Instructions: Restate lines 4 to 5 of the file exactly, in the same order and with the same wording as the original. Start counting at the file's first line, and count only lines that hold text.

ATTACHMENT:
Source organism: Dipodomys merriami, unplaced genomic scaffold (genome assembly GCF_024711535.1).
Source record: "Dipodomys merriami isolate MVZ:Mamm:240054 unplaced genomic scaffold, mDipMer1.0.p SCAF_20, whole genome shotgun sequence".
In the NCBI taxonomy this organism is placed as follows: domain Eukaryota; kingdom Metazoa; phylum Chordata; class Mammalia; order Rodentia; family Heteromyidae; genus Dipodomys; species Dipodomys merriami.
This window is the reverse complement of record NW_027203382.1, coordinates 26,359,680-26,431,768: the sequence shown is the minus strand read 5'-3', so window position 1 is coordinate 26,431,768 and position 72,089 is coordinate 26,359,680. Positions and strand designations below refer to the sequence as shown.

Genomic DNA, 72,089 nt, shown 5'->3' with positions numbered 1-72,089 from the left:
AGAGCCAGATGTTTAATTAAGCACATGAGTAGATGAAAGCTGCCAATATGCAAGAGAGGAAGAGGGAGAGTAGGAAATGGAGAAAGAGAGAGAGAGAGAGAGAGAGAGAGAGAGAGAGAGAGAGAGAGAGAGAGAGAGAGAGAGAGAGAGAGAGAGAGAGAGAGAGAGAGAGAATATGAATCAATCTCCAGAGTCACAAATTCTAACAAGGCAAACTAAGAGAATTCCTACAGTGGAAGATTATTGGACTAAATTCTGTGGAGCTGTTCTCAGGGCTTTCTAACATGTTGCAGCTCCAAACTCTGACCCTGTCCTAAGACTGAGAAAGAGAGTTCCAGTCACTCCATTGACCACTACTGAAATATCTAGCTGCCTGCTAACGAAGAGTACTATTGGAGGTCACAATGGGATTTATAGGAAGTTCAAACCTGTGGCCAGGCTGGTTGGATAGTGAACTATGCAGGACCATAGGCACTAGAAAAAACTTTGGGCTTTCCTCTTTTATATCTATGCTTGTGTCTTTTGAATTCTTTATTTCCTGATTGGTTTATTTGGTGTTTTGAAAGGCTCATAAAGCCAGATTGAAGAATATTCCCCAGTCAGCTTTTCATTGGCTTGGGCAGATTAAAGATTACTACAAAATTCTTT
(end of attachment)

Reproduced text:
This window is the reverse complement of record NW_027203382.1, coordinates 26,359,680-26,431,768: the sequence shown is the minus strand read 5'-3', so window position 1 is coordinate 26,431,768 and position 72,089 is coordinate 26,359,680. Positions and strand designations below refer to the sequence as shown.

Genomic DNA, 72,089 nt, shown 5'->3' with positions numbered 1-72,089 from the left: